Tales of the World: Radiant Mythology – Why not just release Tales of Rebirth in North America, you jerks?

Tales of Symphonia: Dawn of the New World – I’ll play it some day.

Tales of Vesperia – Any game with a pipe smoking dog in your party has got to be good.

Monthly “To Play List” Update (December Edition)

Since putting together my list of games I mean to play through before baseball starts up again, I’ve gotten through three:

  • Avadon: The Black Fortress
  • Castlevania: Lords of Shadow
  • Fallout: New Vegas

Steam says that I put 37 hours into Avadon and 56 into New Vegas which sounds about right. No idea on Castlevania but I dinked around for a bit to get all the upgrades so I’d guess about 20 hours there. I’m pretty happy with the pace, though I’m concerned I’ll hit a wall with some of the RPGs just due to length.

I’m moving onto finishing Tomb Raider: Underworld and El Shaddai next. Need a break from the long RPGs.

Offseason To-Play List: 2011-2012 Edition

Baseball season has been over for long than I would like to admit, which means that it’s time for me to once again compile a list of (non-portable) games I plan to play and will most likely ignore. But making the list does actually help keep me somewhat on track. This year the twist is I’m only including games that I already own. Yes, I will most certainly be playing the new Zelda but mentioning it here doesn’t help clear out my ridiculous backlog.

My first order of business is to finish the games listed over there on the right as “Currently Playing” before I get distracted, of course. For record keeping those are:

  • Dark Souls (PS3)
  • Tomb Raider Underworld (PC)
  • Uncharted 3 (PS3)

Honestly, I will probably not get anywhere near finishing Dark Souls before April. While I enjoy all the From Software dungeon crawlers a lot I find that I can’t play them as my primary game or I want to die (because of all the dying you do in the games, ho ho ho).

  • Avadon (PC)
  • Castlevania: Lord of Shadows (PS3) — I’m halfway through, I might as well finish it. I don’t see a Platinum Trophy in my future, however.
  • Deus-Ex: Human Revolution (PC) — Got it for one whole dollar from OnLive.
  • El Shaddai: Ascension of the Metatron (PS3)
  • Fallout: New Vegas (PC) — Luv u, Obsidian <3
  • Fragile Dreams: Farewell Ruins of the Moon (Wii)
  • Lost Odyssey (360)
  • Majin and the Forsaken Kingdom (PS3) — Need to finish this up.
  • Metroid: Other M (Wii) — For real this time. Really!
  • Metroid Prime Trilogy (Wii) — Really want to play the first two with the Wii controls, no harm in also playing Corruption again.
  • Tales of Symphonia: Dawn of the New World (Wii)

I don’t think that’s too ambitious even with the inevitable mass game purchases when everyone has Thanksgiving and Christmas sales.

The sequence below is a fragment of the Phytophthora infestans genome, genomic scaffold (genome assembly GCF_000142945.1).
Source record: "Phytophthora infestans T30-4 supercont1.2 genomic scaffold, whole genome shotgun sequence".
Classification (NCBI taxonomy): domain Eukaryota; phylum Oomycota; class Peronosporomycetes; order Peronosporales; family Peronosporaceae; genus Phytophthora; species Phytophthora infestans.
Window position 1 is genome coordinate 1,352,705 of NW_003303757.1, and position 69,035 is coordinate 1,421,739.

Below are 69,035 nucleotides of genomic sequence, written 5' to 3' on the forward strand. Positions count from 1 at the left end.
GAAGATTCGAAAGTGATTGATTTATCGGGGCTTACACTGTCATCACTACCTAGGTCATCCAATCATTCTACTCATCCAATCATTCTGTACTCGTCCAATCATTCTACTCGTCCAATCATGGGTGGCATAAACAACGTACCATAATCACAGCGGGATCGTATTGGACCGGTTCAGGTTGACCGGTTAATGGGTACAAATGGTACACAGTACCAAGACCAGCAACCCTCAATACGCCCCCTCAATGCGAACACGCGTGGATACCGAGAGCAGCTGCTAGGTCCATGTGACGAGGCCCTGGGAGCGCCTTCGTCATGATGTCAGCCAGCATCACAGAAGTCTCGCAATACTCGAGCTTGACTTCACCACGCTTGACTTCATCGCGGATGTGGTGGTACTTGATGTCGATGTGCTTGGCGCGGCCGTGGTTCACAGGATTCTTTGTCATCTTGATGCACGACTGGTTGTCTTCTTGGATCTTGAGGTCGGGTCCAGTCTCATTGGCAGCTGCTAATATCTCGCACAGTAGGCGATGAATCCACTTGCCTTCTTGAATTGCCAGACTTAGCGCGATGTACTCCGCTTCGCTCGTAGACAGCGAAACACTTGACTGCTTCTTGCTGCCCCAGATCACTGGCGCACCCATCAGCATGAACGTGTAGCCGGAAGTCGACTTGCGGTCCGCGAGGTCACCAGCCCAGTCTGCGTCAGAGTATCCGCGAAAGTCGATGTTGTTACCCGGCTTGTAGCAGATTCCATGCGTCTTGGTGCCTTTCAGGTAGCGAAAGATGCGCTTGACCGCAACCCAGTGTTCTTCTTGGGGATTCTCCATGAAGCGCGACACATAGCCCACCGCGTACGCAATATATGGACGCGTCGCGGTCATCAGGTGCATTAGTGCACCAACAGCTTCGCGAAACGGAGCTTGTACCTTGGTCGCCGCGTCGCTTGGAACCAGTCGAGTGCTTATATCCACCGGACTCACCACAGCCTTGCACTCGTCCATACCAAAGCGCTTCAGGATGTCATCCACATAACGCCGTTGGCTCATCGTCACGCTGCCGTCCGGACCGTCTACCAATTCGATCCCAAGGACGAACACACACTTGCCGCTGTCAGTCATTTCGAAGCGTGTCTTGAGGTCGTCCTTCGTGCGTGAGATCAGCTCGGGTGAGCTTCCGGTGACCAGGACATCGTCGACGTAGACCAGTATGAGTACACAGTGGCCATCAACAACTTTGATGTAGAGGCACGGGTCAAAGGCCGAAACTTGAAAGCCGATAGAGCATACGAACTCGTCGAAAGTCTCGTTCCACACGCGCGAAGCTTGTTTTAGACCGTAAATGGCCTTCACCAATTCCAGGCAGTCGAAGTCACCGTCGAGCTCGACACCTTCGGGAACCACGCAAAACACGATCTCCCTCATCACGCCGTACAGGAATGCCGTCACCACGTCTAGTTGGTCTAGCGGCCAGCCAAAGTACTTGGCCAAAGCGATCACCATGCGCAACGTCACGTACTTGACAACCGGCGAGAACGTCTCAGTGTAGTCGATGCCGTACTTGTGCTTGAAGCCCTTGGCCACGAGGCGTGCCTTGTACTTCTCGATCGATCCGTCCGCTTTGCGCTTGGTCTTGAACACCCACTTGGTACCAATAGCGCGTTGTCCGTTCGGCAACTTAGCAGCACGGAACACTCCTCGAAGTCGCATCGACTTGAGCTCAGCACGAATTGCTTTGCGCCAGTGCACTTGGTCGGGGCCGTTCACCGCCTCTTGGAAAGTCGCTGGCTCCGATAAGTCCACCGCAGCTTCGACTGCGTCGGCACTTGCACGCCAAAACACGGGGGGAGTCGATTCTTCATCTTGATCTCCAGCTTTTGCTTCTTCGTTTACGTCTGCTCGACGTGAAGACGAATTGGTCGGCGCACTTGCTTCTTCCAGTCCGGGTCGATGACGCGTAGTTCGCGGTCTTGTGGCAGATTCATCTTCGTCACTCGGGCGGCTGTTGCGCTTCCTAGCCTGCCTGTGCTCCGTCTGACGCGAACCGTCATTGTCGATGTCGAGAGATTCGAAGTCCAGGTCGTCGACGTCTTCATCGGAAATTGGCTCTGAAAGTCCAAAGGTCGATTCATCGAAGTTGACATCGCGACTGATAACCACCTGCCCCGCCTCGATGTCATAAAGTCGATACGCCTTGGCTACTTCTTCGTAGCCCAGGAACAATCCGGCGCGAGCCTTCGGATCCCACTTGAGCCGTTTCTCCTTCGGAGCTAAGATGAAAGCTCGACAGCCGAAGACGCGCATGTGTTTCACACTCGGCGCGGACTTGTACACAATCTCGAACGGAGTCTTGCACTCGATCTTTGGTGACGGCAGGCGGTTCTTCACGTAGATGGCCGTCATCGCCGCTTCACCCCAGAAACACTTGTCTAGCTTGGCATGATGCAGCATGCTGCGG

The Majestic Plush Alpaca

Behold, the pre-order bonus for Harvest Moon: The Tale of Two Towns:

The alpaca is an exciting new animal in the latest Harvest Moon, I believe the first since the ostrich and silkworms were introduced in Tree of Tranquility (but don’t take my word for it, I get all the titles jumbled in my head since I’ve played them all way too much). I assume you can gather wool from them, though alpaca milk is an interesting idea. I already love them because they are adorable, the silkworms were not so cute.

In plushie matters, if GameStop screws up my pre-order again and causes me to miss out on another HM plushie I will be mad and you will know it because of the destruction left in my wake.

MLB Offseason “To Play” List Review

When the 2010 MLB season ended, I put together a list of games that I wanted to finish during the offseason. Since the 2011 season started a few days ago, I figured that it made sense to take a look at my progress because accountability is important.

  • Age of Empires 3 (PC)
  • Baroque (Wii)
  • Baten Kaitos: Origins (GameCube)
  • Eternal Sonata (360)
  • Legend of Heroes: A Tear of Vermilion (PSP)
  • Legend of Heroes: Prophecy of the Moonlight Witch (PSP)
  • Legend of Heroes: Song of the Ocean (PSP)
  • Kirby’s Epic Yarn (Wii)
  • Metroid: The Other M (Wii)
  • Neverwinter Nights (PC)
  • Neverwinter Nights 2 (PC)
  • Ninja Gaiden 2 (360)
  • No More Heroes 2: Desperate Struggle (Wii)
  • Resonance of Fate (Ps3)
  • Rule of Rose (PS2)
  • Uncharted 2 (PS3)
  • Valkyria Chronicles (PS3)
  • Zak and Wiki: Quest for Barbaros’ Treasure (Wii)

I wound up finishing 8 of the 18 games on the list, which actually is better than I expected given some of the distractions I ran into.

Here are the updates for the games I didn’t finish:

Baroque: I’m in the middle of the second to last cycle but have no healing items which has sort of killed my enthusiasm because I think I need to reboot the cycle which is frustrating.

Baten Kaitos: Origins: Not yet started

Eternal Sonata: Hasn’t done a great job of keeping me interested enough to keep playing. I’ll give it another try soon probably.

Legend of Heroes: Song of the Ocean: I finished up Prophecy of the Moonlight Witch two days before baseball season kicked off and started this game, it’s currently in progress.

Metroid: The Other M: Not yet started

Ninja Gaiden 2: Not yet started

Resonance of Fate: In progress, currently in the middle of chapter 5. I forgot to save right after finishing a tough boss fight and died doing a side mission so I’m taking a break because I’m mad at myself.

Rule of Rose: My PS2 died 🙁

Valkyria Chronicles: In progress, I started playing it just around the time that I got distracted by a whole bunch of PC games. I’m planning to pick it back up after finishing Resonance of Fate.

Zak and Wiki: Quest for Barbaros’ Treasure: Just have to knock out the last level, which is tough. Decided to take a break before attacking it again.